In a town about a half-day's ride north of here lives Sam Hugh, one of a few hundred people in the area who listed 'salvage' as their occupation on the last census.
As in any industry, specialization emerges naturally as individuals gradually earn reputations for knowing more about something than everyone else.
Sam specialized in metal pipes.
A typical salvage job would involve hitching up his horse to his trailer and riding out to one of the abandoned malls.
He would park the trailer near the front doors, which had invariably been smashed open during the panic of '53 when people looted every store for every bit of food they could find.
Sam would hitch the horse on a very long tether so she could reach all the tufts of grass growing in the cracks of the parking lot.
Usually, most of the copper wiring would have been already stripped, as that's the easiest waste material to transport and yields the highest payment.
Plumbing tends to be heavy, and since a pipe is mostly air, quite bulky to transport.
And as such, it is normally left behind in buildings by the copper-specialists.
Sam would first survey the location, just to see if any caches of copper or aluminum remained, then went to work on the restrooms.
Ideally the building would have dropped ceilings and a full-access basement; that way he didn't have to demolish the tiled walls to get to the pipes.
Demo work was a lot of labor for a man with just a medium-sized sledgehammer.
Once in the wall, Sam would get to work with his wrenches, removing the pipe piece-by-piece.
Sometimes when he opened a wall he would find small treasure troves of tools (and often the mummified remains of bagged lunches) left behind by the men who had built these buildings so many decades before.
But those finds were seldom and it wasn't worth knocking down a wall just for the small chance that he might discover an ancient pair of pliers or trowel.
However, as he had learned, some architectural designs placed the wiring conduits in the same pockets as the plumbing, so taking down the wall might yield copper and aluminum wiring conduit.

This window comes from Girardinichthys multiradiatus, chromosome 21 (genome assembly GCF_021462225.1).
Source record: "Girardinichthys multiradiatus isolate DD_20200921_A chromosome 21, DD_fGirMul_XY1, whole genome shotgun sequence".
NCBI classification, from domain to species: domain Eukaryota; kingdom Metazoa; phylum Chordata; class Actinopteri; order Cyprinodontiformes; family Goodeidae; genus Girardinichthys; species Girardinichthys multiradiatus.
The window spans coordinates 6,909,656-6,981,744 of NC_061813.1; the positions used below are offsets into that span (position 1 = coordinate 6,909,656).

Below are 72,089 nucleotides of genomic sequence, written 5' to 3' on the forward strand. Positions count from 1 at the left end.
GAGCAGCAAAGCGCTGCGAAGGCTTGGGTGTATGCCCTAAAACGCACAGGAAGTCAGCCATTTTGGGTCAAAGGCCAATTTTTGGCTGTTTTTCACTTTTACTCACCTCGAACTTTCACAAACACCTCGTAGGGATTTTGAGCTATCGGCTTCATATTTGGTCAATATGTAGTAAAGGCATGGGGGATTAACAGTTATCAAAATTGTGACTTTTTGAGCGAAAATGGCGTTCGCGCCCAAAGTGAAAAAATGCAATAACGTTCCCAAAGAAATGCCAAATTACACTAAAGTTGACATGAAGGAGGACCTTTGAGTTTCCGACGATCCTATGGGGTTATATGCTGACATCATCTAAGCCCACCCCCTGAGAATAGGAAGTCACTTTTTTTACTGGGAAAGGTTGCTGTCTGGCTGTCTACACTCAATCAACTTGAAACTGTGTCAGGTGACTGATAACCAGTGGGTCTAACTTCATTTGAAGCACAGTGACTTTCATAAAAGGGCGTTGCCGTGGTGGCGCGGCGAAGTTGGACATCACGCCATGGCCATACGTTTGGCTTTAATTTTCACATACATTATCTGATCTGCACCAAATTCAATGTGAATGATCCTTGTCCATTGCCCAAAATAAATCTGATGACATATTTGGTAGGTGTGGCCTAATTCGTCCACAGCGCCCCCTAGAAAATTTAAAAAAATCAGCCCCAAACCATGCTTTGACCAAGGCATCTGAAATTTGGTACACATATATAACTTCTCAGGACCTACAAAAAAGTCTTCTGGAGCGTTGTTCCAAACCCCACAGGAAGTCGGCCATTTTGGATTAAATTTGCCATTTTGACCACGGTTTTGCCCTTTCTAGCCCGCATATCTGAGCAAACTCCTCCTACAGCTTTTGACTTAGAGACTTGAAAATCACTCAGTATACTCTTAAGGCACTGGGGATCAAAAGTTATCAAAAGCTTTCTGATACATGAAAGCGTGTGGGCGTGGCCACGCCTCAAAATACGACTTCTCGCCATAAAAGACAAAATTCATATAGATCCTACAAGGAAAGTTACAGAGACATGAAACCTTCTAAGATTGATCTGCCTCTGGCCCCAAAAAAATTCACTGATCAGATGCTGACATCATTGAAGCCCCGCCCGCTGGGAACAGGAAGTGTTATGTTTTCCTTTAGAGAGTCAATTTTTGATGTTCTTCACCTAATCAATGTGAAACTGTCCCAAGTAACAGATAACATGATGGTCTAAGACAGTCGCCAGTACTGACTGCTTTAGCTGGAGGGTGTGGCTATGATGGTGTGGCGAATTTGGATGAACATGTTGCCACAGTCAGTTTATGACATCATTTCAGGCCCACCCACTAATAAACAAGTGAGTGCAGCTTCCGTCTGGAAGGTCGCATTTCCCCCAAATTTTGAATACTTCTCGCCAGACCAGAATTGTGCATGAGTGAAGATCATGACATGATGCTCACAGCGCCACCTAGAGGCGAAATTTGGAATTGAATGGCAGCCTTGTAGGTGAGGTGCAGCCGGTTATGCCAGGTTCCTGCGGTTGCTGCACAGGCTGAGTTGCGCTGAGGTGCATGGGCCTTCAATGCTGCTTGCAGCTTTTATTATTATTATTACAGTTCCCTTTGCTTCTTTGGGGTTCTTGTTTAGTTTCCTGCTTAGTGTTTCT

The wires themselves had usually been pulled through, but the conduit sometimes was left behind.
When the trailer was full, Sam would return home and eat and spend time with the farmers next door, and sort the pipes in his shed the next morning.
Once a month or so, Sam would take full inventory of his stock then gather samples and ride to the bazaar downtown in the old city where people gathered to trade.
The first smell, when approaching the bazaar, was of the latrines, but the next was of the grilled chicken and herbs or of the brewery.
Todd Simms had taken over one of the fancy brewpubs downtown and made a good living selling beer practically at his doorstep.
Sam had once provided a number of pipe lengths to Todd in exchange for several cases of beer, and often delivered barley from his neighbors to Todd when making trips there.
But beer was a luxury Sam didn't need today, and he carried his pipes to the hardware section of the market, looked to see whether one of his usual spots was empty, and roll out his tarp.
Selling pipes wasn't like selling chicken or bread, with low profit and high volume, instead it involved a lot of waiting.
Fortunately, with his specialized inventory he had no competition.
Sam felt sorry for the two paper-merchants selling next to each other; they had to lower their prices so much to stay competitive with each other that neither made much money.
They had struck an agreement to take alternate weeks, but obviously there had been confusion and both were in their tents today.
Often there would be no buyers at all for Sam's pipes, but when there were they were usually willing to pay in cash.
Paper money wasn't accepted by (or even available to) most people, but the small durable coins of the early 21st century were standard currency everywhere.
On this day, Todd came over to Sam in the late morning, before the afternoon surge in his beer business and asked if Sam could replace one of the pipes on one of his tanks that had cracked.
Todd, like many successful businessmen, was even willing to pay for the installation of the pipe rather than do it himself.
He offered beer in exchange, but Sam asked for cash, knowing Todd could pay, and he agreed.
They came to a fair price and Sam got to work, using one of the pipes he had in stock, which he had polished clean that morning.
Plumbing work was lucrative, though infrequent, but it seemed someday he might make a better living with that than with pipe salvage.
With a little cash in his pocket, Sam bought some bread and cheese, rare items in his diet, and headed home.
When he got there, he saw that someone was inside.